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“Each of these events is a huge disaster for victims who experience them,” Lubchenco said in an email. “They are an unprecedented challenge for the nation.”

Half the billion-dollar disasters were tornado outbreaks in one of the deadliest years on record. More than 540 people were killed in those six tragedies. In four days in April, there were 343 tornadoes in the largest outbreak on record, including 199 in one day, which is another record.

Texas had more than a million acres burned by wildfire, a record for the state, and Oklahoma set a record for the hottest month ever in the U.S. The Ohio Valley had triple the normal rainfall, which caused major flooding along the Mississippi River.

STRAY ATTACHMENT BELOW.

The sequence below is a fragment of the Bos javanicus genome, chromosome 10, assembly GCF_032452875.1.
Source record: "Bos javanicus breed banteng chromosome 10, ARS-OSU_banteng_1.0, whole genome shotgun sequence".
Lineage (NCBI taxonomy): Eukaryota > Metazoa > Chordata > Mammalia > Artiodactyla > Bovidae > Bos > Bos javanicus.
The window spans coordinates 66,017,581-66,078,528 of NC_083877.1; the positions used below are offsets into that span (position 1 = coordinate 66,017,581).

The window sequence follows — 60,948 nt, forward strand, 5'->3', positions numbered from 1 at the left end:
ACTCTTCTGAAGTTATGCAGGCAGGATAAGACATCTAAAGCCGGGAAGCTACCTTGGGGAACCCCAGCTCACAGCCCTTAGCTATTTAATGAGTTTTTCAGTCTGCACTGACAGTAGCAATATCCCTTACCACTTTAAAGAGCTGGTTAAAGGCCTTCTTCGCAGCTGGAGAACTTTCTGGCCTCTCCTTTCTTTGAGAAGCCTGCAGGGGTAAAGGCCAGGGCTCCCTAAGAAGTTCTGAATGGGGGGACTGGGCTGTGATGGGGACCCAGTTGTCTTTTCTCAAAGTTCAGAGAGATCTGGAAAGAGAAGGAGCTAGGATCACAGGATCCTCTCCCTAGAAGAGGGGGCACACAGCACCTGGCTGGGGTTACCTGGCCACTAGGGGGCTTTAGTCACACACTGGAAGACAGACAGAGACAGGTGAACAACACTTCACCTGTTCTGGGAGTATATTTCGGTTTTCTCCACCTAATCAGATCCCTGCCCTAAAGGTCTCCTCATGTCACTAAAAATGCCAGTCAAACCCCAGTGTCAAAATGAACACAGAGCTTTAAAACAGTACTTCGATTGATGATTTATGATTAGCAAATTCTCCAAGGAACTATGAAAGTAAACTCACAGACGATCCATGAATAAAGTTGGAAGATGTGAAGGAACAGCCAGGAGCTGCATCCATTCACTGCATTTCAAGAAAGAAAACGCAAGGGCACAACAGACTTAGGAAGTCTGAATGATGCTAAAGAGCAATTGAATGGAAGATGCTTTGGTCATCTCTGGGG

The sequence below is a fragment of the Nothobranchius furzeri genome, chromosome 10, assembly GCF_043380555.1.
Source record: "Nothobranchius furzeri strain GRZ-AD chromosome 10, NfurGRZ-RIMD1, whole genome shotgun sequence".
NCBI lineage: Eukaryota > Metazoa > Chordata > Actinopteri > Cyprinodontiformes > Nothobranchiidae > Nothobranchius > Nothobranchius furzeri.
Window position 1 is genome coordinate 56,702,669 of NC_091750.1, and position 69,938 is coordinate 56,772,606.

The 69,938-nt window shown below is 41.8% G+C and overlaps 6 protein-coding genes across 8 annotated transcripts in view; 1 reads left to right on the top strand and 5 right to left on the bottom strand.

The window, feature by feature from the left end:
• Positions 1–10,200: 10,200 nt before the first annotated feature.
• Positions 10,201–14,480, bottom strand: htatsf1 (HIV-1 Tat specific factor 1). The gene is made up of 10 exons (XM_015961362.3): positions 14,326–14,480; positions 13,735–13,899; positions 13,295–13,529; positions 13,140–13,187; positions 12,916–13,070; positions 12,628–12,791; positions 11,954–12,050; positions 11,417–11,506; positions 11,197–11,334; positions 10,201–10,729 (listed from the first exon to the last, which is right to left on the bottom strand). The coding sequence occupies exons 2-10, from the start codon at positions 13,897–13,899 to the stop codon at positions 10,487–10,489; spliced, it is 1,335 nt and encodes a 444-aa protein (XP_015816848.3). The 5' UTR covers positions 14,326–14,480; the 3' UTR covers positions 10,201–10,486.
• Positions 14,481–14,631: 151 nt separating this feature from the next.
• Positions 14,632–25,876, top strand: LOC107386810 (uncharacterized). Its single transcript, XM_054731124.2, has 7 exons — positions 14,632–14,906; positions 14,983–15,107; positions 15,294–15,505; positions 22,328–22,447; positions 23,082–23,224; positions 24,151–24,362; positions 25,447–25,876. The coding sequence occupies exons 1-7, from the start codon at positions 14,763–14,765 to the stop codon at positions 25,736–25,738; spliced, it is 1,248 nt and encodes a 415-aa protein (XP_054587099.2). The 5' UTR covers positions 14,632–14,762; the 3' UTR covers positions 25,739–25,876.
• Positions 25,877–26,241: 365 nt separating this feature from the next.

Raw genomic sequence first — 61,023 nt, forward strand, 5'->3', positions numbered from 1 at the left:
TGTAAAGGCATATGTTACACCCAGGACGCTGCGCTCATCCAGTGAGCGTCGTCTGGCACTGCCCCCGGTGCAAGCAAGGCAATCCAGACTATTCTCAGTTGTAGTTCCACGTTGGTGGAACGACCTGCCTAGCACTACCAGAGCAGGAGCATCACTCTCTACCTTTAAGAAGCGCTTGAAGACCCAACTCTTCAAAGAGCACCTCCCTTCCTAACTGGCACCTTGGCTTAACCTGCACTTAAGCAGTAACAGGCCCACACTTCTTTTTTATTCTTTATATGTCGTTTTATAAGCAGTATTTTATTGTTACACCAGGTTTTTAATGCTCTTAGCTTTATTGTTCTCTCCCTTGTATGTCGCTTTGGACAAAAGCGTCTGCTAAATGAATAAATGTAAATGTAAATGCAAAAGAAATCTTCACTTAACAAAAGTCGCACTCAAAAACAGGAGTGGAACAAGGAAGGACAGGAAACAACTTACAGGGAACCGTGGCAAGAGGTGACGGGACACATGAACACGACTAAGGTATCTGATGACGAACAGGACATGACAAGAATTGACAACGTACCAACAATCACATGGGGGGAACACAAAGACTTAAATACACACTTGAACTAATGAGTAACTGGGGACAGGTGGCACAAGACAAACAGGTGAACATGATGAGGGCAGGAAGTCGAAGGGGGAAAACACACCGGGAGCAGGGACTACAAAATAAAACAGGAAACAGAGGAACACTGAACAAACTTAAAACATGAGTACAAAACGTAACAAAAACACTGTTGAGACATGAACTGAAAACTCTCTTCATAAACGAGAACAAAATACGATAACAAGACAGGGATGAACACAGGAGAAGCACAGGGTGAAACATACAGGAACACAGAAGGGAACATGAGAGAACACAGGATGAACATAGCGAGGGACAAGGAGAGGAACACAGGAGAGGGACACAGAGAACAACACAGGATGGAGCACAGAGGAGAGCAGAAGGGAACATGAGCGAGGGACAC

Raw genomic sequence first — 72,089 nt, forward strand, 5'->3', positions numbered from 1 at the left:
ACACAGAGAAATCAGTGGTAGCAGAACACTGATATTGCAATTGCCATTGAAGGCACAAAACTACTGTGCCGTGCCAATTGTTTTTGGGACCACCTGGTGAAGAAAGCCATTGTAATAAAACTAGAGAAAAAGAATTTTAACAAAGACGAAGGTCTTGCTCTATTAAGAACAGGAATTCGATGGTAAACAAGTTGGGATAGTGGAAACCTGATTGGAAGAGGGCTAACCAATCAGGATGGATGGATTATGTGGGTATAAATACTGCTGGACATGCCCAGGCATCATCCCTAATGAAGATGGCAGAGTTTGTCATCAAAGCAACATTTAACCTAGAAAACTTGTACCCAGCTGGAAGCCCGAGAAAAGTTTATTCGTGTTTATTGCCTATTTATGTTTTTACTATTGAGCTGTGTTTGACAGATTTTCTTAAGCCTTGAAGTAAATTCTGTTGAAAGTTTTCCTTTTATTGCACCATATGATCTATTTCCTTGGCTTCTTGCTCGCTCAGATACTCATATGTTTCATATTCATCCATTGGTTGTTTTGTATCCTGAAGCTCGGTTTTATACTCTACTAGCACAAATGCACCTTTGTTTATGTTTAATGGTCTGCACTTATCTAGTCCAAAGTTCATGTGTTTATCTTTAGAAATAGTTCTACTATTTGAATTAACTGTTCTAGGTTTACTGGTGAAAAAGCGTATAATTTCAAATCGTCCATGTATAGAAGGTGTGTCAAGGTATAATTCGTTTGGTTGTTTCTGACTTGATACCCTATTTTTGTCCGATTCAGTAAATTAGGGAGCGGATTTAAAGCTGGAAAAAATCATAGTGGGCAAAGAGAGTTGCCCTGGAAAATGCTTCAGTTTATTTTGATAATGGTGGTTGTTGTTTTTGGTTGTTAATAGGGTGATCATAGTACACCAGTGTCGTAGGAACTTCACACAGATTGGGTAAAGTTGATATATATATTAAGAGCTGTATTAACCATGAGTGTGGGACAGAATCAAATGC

“Too little water in the South, too much water in the North,” said Andrew Weaver, a climate scientist at the University of Victoria in Canada. “It’s a story we are hearing more and more often.”

That’s why the world has to do two things, said Princeton University geological sciences professor Michael Oppenheimer: try to slow global warming by reducing greenhouse gas emissions and prepare better for extreme weather.

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Online:

National Oceanic and Atmospheric Administration: http://www.noaa.gov/extreme2011/